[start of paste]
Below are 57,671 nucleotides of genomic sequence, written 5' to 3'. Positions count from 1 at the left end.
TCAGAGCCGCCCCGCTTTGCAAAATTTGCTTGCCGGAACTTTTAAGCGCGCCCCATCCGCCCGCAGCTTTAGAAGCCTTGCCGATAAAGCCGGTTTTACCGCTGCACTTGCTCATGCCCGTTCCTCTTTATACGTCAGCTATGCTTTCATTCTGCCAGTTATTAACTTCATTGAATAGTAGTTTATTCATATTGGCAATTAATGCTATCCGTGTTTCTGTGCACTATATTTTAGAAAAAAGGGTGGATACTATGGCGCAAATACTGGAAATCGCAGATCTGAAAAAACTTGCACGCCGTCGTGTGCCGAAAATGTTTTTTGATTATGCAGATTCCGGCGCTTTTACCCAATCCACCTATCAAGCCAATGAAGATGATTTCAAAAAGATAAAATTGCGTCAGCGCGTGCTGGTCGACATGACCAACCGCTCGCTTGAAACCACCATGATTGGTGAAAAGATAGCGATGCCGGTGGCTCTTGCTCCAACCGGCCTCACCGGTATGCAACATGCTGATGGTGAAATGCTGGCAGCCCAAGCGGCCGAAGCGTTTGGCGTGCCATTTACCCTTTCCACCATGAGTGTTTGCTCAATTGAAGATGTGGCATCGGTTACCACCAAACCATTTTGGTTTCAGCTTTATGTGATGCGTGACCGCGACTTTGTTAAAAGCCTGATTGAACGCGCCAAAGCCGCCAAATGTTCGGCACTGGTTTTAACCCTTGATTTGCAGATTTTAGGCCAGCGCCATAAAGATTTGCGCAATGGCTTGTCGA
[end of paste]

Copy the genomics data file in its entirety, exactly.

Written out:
Below are 57,671 nucleotides of genomic sequence, written 5' to 3'. Positions count from 1 at the left end.
TCAGAGCCGCCCCGCTTTGCAAAATTTGCTTGCCGGAACTTTTAAGCGCGCCCCATCCGCCCGCAGCTTTAGAAGCCTTGCCGATAAAGCCGGTTTTACCGCTGCACTTGCTCATGCCCGTTCCTCTTTATACGTCAGCTATGCTTTCATTCTGCCAGTTATTAACTTCATTGAATAGTAGTTTATTCATATTGGCAATTAATGCTATCCGTGTTTCTGTGCACTATATTTTAGAAAAAAGGGTGGATACTATGGCGCAAATACTGGAAATCGCAGATCTGAAAAAACTTGCACGCCGTCGTGTGCCGAAAATGTTTTTTGATTATGCAGATTCCGGCGCTTTTACCCAATCCACCTATCAAGCCAATGAAGATGATTTCAAAAAGATAAAATTGCGTCAGCGCGTGCTGGTCGACATGACCAACCGCTCGCTTGAAACCACCATGATTGGTGAAAAGATAGCGATGCCGGTGGCTCTTGCTCCAACCGGCCTCACCGGTATGCAACATGCTGATGGTGAAATGCTGGCAGCCCAAGCGGCCGAAGCGTTTGGCGTGCCATTTACCCTTTCCACCATGAGTGTTTGCTCAATTGAAGATGTGGCATCGGTTACCACCAAACCATTTTGGTTTCAGCTTTATGTGATGCGTGACCGCGACTTTGTTAAAAGCCTGATTGAACGCGCCAAAGCCGCCAAATGTTCGGCACTGGTTTTAACCCTTGATTTGCAGATTTTAGGCCAGCGCCATAAAGATTTGCGCAATGGCTTGTCGA